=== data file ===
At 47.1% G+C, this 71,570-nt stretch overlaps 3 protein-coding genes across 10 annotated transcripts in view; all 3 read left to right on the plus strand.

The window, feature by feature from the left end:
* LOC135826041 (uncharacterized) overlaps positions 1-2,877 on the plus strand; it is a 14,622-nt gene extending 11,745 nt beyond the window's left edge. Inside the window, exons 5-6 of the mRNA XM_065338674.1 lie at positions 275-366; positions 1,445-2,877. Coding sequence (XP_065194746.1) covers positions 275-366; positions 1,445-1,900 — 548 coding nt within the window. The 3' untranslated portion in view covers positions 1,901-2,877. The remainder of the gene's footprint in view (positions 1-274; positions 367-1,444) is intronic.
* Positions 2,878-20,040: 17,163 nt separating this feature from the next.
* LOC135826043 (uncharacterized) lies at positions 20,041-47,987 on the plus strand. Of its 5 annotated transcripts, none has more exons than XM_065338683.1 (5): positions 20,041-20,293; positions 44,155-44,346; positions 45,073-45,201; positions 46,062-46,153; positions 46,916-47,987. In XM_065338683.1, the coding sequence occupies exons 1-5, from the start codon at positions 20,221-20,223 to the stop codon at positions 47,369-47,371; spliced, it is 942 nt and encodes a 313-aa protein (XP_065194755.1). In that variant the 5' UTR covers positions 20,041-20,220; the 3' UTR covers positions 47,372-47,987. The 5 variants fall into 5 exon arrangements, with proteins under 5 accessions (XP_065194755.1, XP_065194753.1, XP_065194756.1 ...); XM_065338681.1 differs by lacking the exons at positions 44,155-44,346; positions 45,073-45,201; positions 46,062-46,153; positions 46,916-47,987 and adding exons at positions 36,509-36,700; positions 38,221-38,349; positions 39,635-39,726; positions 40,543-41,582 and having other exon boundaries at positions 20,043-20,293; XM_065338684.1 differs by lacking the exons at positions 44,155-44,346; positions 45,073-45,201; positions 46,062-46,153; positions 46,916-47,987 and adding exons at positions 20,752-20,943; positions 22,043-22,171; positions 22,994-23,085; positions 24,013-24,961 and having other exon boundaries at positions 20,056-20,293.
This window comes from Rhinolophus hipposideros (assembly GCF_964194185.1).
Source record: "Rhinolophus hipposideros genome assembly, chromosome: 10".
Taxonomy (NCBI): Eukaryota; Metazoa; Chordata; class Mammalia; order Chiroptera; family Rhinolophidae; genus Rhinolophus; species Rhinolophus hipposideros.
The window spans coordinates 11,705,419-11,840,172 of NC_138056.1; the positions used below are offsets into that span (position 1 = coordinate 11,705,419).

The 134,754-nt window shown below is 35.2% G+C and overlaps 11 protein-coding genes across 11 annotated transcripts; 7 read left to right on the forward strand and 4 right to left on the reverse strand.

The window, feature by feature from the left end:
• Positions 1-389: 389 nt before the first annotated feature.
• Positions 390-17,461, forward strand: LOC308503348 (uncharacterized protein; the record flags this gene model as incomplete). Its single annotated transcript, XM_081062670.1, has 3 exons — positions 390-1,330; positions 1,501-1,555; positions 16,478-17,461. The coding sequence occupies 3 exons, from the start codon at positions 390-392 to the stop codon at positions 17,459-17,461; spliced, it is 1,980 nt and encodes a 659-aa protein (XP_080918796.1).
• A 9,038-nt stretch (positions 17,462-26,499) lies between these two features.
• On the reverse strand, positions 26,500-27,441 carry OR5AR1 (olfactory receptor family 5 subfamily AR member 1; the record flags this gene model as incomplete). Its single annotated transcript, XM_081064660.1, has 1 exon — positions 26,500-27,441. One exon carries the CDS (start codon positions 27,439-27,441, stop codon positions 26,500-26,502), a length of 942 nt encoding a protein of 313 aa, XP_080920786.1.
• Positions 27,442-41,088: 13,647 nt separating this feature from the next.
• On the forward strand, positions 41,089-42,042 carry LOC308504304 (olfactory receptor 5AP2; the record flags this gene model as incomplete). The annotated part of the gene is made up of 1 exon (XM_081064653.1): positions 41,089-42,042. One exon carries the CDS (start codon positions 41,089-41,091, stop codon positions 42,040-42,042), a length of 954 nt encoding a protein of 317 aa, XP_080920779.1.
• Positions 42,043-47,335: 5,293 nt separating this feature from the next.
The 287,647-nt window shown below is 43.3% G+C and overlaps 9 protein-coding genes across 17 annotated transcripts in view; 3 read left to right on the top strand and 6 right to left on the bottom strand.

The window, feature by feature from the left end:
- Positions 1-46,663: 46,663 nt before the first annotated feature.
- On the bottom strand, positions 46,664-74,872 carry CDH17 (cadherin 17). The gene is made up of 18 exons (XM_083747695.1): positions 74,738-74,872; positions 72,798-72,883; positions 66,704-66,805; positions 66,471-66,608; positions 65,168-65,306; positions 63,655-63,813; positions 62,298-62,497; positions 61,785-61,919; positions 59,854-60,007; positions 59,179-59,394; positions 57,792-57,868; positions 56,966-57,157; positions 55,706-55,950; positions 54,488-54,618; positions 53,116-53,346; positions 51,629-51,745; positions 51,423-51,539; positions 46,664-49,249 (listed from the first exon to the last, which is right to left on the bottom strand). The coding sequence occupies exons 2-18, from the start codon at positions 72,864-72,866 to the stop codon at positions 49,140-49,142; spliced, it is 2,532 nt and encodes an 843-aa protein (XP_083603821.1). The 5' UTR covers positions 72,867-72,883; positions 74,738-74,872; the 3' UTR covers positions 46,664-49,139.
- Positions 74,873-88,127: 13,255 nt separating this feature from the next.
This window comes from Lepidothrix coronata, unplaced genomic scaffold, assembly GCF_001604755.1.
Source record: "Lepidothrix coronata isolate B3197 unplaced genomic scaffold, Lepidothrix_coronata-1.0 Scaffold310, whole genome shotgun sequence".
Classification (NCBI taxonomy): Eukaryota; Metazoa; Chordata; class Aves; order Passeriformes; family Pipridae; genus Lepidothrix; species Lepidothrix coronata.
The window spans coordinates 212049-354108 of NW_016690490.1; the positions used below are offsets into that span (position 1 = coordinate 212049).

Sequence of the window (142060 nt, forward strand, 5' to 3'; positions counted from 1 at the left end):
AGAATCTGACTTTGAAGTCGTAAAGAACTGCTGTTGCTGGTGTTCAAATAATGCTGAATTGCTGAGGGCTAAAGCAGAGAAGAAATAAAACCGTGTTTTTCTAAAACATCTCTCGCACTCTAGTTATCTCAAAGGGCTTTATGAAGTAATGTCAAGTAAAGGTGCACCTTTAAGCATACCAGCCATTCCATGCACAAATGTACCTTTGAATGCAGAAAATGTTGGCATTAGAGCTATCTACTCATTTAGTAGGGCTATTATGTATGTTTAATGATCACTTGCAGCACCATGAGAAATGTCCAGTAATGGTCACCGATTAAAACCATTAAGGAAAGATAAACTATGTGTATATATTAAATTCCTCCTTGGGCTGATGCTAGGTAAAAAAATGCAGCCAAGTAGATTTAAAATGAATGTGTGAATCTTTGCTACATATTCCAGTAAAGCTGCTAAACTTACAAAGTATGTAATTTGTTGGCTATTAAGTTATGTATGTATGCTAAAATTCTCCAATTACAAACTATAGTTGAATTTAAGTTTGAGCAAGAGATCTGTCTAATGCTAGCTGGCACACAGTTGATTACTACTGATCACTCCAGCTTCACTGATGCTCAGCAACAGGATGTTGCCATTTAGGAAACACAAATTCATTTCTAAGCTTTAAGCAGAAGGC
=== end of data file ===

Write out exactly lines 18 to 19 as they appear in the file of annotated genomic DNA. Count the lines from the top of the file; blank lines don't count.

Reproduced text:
• Positions 42,043-47,335: 5,293 nt separating this feature from the next.
The 287,647-nt window shown below is 43.3% G+C and overlaps 9 protein-coding genes across 17 annotated transcripts in view; 3 read left to right on the top strand and 6 right to left on the bottom strand.